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Process of liquidating
Dachau, the first Nazi concentration camp, opened in 1933, shortly after Adolf Hitler (1889-1945) became chancellor of Germany.
Additionally, some Dachau detainees were subjected to brutal medical experiments by the Nazis. Adolf Hitler became chancellor of Germany on January 30, 1933, and in March of that year the first Nazi concentration camp opened in the town of Dachau, just outside Munich, a major city in southern Germany.
The camp initially housed political prisoners, and its first group of detainees consisted primarily of socialists and communists.
Hilmar Wäckerle (1899-1941), an official in the “Schutzstaffel” (a Nazi paramilitary organization commonly known as the SS), served as the first commandant of Dachau.
In 1965, a memorial site was created on the grounds of the former Dachau concentration camp.
Today, visitors can tour some of the camp's historic buildings and access a library and special exhibits containing materials related to Dachau's history.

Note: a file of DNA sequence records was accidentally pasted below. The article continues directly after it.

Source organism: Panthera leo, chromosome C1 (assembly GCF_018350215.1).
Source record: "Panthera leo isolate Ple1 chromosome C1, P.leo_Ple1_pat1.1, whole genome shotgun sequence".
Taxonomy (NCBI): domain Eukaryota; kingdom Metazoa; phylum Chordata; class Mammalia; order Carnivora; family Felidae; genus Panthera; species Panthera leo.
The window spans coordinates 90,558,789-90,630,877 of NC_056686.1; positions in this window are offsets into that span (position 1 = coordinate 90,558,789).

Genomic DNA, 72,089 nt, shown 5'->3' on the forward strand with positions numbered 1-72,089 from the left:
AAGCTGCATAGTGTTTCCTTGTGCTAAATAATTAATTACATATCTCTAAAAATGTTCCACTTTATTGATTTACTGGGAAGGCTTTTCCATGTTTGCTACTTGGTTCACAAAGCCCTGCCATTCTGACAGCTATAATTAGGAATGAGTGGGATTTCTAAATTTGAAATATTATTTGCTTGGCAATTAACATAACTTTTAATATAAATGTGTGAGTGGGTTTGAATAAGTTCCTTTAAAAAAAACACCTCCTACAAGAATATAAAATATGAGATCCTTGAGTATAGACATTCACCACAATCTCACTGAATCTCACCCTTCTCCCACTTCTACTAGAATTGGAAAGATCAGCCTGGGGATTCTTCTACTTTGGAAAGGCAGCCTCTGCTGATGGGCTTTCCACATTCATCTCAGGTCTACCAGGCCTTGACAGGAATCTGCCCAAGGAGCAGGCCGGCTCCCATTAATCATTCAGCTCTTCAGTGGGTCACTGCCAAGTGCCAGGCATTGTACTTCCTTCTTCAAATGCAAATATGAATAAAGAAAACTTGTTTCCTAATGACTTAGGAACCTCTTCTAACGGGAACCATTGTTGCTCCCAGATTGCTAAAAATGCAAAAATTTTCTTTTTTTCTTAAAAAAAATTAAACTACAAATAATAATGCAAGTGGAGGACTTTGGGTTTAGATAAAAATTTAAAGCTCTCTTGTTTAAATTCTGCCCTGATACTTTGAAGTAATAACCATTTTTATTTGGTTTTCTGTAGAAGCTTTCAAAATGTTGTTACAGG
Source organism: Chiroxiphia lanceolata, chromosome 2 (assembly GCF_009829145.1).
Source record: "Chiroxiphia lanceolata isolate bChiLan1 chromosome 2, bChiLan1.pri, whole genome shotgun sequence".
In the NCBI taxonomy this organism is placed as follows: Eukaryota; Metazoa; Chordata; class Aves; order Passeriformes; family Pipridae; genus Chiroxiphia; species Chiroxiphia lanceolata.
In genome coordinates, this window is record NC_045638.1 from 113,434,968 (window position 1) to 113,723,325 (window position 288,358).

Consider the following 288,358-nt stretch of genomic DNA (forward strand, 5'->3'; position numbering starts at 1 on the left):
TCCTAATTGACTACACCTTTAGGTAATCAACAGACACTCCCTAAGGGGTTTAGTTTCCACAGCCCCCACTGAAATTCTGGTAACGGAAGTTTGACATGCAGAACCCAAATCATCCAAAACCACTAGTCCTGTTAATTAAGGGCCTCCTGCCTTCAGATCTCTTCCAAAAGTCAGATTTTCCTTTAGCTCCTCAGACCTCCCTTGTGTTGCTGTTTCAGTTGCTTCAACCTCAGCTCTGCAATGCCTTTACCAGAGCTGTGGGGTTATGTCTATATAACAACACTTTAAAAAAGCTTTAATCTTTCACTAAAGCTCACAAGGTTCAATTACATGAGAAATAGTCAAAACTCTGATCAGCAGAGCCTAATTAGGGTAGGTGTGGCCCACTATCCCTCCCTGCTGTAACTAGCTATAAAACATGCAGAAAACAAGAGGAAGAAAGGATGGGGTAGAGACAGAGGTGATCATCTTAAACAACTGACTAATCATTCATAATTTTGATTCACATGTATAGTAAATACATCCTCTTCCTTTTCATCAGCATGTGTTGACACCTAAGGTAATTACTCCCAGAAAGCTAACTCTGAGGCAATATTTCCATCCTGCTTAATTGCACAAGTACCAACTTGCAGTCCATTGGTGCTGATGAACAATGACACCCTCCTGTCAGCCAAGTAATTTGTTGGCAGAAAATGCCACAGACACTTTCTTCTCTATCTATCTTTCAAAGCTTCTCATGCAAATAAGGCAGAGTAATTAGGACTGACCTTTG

From the start, camp detainees were subjected to harsh treatment.
On May 25, 1933, Sebastian Nefzger (1900-33), a Munich schoolteacher, was beaten to death while imprisoned at Dachau.
The SS administrators who operated the camp claimed that Nefzger had committed suicide, but an autopsy disclosed that he likely lost his life due to asphyxiation or strangulation.
The Munich public prosecutor summarily indicted Wäckerle and his underlings on a murder charge.
The prosecutor was immediately overruled by Hitler, who issued an edict stating that Dachau and all other concentration camps were not to be subjected to German law as it applied to German citizens.